06/03/2014 09:08 am ET Updated Jun 03, 2014

Book Excerpt: The Civil Rights Movement Was Sometimes Armed--and Not Always Nonviolent


The late-summer sun was broiling the already sunbaked floodplains of the Mississippi Delta on August 31, 1962, when Mrs. Fannie Lou Hamer and seventeen other men and women boarded an old school bus in front of the Williams Chapel Missionary Baptist Church in the little town of Ruleville.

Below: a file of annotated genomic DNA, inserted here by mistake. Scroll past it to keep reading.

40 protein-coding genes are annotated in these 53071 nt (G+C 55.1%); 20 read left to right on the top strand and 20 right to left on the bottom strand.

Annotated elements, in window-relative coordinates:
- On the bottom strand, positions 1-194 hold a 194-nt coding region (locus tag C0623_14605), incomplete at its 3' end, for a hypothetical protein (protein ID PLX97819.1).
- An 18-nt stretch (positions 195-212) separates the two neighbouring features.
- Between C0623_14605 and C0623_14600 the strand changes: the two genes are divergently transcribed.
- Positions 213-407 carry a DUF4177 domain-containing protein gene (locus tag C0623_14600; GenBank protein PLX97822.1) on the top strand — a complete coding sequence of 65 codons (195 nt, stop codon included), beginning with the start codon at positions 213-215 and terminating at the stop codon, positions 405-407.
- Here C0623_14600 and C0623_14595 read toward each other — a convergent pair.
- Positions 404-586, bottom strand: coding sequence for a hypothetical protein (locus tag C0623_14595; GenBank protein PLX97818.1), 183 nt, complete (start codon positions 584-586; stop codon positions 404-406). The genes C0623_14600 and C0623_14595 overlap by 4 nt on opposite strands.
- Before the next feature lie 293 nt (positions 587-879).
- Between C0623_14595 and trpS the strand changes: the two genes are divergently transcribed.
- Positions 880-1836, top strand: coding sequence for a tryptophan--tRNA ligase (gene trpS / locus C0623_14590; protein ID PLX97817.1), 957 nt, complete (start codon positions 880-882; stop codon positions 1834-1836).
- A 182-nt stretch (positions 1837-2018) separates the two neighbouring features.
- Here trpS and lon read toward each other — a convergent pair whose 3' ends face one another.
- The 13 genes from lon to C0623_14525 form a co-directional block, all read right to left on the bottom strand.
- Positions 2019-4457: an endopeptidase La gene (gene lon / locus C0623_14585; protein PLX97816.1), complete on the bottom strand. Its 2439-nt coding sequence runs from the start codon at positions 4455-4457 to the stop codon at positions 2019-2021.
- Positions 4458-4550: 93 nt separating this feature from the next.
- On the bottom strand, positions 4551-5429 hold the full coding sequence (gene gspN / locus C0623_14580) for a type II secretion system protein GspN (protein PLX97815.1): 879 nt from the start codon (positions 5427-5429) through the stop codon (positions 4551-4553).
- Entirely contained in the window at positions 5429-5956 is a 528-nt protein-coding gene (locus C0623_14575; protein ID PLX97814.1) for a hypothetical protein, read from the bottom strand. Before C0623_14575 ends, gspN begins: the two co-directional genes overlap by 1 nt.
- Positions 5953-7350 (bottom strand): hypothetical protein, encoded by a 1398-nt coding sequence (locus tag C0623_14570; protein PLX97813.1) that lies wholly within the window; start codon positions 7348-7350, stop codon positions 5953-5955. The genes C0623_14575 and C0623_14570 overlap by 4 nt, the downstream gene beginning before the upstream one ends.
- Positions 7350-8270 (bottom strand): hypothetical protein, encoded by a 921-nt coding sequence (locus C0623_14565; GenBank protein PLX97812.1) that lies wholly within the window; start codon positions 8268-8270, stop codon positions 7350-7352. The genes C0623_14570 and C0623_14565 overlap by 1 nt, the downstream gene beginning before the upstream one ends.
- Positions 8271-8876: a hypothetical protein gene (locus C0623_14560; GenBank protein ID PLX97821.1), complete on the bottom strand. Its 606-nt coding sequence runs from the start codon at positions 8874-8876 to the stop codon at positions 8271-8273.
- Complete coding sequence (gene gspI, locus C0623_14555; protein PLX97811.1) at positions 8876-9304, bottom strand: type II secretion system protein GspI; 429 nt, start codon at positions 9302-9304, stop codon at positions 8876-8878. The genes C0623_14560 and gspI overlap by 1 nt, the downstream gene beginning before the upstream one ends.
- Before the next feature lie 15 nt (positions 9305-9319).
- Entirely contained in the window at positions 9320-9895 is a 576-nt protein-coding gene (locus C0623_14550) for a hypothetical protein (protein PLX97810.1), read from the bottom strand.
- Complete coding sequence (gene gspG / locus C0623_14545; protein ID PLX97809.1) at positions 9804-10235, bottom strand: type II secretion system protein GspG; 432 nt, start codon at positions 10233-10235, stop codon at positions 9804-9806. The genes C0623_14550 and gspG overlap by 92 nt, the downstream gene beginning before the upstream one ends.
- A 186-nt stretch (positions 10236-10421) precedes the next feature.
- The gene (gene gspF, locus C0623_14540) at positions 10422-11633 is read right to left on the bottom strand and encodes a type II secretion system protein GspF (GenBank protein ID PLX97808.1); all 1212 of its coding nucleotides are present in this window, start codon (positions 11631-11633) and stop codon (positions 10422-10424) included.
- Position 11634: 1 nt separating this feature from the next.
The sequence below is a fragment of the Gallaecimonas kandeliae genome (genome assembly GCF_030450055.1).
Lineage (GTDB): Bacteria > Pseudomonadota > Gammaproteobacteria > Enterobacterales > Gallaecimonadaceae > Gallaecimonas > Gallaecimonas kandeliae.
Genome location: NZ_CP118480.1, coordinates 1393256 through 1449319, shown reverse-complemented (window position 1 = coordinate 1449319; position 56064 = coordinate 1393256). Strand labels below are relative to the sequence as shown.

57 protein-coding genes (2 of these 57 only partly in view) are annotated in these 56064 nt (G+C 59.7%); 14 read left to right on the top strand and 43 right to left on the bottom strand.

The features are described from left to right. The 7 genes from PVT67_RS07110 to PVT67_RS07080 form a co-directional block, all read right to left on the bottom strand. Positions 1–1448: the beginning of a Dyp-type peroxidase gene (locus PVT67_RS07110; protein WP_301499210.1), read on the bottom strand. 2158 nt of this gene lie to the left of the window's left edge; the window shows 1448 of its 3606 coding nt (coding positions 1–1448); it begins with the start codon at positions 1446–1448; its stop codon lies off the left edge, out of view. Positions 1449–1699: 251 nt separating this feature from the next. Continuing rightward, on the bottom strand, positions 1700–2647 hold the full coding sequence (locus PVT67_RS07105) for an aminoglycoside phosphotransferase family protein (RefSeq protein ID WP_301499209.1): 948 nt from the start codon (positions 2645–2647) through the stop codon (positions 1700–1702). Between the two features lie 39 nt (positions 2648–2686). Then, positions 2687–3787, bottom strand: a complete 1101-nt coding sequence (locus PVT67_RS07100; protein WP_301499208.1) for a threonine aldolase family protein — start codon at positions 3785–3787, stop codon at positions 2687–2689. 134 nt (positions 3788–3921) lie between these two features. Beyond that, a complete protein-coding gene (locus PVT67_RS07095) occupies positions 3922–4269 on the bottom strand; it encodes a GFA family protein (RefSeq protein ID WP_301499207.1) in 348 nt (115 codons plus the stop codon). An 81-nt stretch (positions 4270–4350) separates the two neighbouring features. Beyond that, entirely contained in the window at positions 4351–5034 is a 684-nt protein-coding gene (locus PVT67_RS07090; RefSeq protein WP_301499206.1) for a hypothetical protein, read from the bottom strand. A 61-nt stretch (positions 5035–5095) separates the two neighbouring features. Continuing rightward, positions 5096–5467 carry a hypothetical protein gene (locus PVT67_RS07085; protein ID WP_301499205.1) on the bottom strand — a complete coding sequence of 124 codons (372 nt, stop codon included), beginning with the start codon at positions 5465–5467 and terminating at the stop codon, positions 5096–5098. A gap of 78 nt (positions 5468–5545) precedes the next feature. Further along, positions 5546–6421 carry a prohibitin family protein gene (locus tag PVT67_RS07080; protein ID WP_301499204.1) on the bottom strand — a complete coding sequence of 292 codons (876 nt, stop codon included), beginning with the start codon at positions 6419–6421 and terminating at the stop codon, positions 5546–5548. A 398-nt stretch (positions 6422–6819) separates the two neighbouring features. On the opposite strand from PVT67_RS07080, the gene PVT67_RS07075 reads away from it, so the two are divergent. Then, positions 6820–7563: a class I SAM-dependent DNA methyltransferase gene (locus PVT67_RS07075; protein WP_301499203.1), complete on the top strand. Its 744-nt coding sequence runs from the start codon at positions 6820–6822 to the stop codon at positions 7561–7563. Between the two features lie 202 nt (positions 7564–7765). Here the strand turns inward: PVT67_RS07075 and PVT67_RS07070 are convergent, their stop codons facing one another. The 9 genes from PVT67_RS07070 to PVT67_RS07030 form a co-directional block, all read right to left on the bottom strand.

The bus was normally used to haul day laborers to the cotton fields, but today it was headed for the Sunflower County courthouse twenty-six miles away in Indianola. The seat of Sunflower County, Indianola was also the birthplace of the Citizens’ Council—the white-collar, white-supremacist organization of prominent planters, businessmen and politicians who professed to disdain the hooded garb and violence of the Ku Klux Klan.

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